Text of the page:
| Crime |

Man Allegedly Bilked Investors Out of $1 Million By Telling Them How Awesome His Trailer Hitches Were

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One evening during the summer of 1994, Karl Pratt was wrapping up a day at Lake Lewisville. It had been a satisfying outing but, as he backed his truck to the water's edge to pick up his boat, he realized his trailer had been stolen. Someone had cut the lock and taken off with it. It took him a week of haggling with the insurance company, $1,500 out of pocket, and two months of waiting before he could replace the trailer.

That's was Pratt's aha moment. What if he invented a device that protected one's trailer from being stolen while simultaneously guaranteeing that it won't slip off while traveling 70 down the freeway. Which is exactly what Pratt said he did. He established Safety Sentry, Inc. in 2009 and began selling the product. You can even watch him pitch it to the Granbury Chamber of Commerce.

To the 50 or so investors who wound up giving him more than $1 million, he said a lot of things. The product was patented, and the company was in talks with U-Haul and Ryder and very close to inking major deals. He sent an email notifying them that "the Hertz deal is done."

None of that ever happened, at least according to a wire fraud indictment filed yesterday in federal court. Pratt's patent applications were twice denied by the U.S. Patent and Trademark Office. And Hertz had never heard of the guy, according to an affidavit filed earlier by an FBI agent.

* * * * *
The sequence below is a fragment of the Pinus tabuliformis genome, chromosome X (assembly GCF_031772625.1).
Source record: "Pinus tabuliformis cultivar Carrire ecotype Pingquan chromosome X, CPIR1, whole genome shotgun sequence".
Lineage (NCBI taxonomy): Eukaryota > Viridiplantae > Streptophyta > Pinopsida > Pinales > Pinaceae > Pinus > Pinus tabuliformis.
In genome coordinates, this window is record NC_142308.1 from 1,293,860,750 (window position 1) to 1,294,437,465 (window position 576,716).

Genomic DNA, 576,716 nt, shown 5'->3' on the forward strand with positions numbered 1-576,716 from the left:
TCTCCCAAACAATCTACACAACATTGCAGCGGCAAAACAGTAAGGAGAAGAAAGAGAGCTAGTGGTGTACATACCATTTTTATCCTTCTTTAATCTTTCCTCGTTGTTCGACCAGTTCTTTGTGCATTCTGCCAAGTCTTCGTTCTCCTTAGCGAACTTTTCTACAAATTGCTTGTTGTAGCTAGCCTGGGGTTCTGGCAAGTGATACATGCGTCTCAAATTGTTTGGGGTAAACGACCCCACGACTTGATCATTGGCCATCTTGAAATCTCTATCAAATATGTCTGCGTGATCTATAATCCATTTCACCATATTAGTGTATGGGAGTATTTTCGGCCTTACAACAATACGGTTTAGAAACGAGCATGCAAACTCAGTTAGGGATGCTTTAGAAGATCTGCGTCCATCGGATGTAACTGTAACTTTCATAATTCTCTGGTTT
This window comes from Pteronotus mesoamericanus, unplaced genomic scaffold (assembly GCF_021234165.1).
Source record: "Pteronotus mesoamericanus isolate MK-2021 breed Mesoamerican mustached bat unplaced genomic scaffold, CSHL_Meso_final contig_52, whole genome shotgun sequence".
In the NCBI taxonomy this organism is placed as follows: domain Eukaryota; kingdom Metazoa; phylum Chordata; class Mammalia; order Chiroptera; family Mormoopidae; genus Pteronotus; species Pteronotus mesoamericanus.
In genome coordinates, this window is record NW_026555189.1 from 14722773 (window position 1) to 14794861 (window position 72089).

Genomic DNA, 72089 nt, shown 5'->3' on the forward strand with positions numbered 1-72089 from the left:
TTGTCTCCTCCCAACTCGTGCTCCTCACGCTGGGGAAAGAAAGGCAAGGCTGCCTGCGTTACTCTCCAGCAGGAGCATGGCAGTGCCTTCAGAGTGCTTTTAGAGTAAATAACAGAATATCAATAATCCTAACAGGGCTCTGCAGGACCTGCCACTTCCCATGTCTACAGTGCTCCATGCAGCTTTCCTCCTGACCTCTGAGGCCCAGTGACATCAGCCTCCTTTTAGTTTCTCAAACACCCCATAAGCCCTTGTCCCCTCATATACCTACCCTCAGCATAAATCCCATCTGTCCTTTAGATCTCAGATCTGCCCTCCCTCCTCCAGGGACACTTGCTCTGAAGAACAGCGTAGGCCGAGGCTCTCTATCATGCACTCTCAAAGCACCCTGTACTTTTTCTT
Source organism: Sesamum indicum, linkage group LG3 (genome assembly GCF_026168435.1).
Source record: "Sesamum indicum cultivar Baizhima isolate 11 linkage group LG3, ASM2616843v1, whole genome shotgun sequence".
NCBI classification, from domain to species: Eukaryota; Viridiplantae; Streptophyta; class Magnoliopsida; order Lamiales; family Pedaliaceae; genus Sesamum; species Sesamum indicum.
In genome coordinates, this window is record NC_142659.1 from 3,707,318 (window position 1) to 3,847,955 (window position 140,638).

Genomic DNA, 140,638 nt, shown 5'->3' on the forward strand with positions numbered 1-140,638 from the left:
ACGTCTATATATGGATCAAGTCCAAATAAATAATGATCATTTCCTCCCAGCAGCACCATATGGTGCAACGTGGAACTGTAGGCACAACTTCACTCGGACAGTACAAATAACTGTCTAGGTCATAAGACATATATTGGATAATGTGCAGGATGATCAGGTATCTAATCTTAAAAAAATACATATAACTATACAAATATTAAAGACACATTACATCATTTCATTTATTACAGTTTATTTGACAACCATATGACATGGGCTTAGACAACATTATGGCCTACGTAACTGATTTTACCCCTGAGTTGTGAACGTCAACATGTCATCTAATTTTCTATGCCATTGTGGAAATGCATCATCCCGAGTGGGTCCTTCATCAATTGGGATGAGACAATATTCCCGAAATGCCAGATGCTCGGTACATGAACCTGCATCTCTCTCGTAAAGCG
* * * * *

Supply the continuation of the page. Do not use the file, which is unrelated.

Even before the feds became involved, investors had grown suspicious. Robert Yonke and his company, filed an arbitration claim against Safety Sentry after Pratt failed to deliver on his promises. After Pratt failed to pay the agreed settlement, Yonke sued, claiming that not only was Pratt a con artist, he was caught on a wiretap attempting to hire a hit man to settle their dispute.

That plan fell through, and Pratt has bigger problems. He was arrested in January and has been in jail ever since, a U.S. Magistrate Judge Jeffrey Cureton having determined that Pratt was a flight risk, not to mention a potential danger to the community.

Don't let that stop you from visiting the Safety Sentry website to check out the patented merchandise. But keep your credit card in your wallet. The site tells us the online store is currently closed for maintenance.

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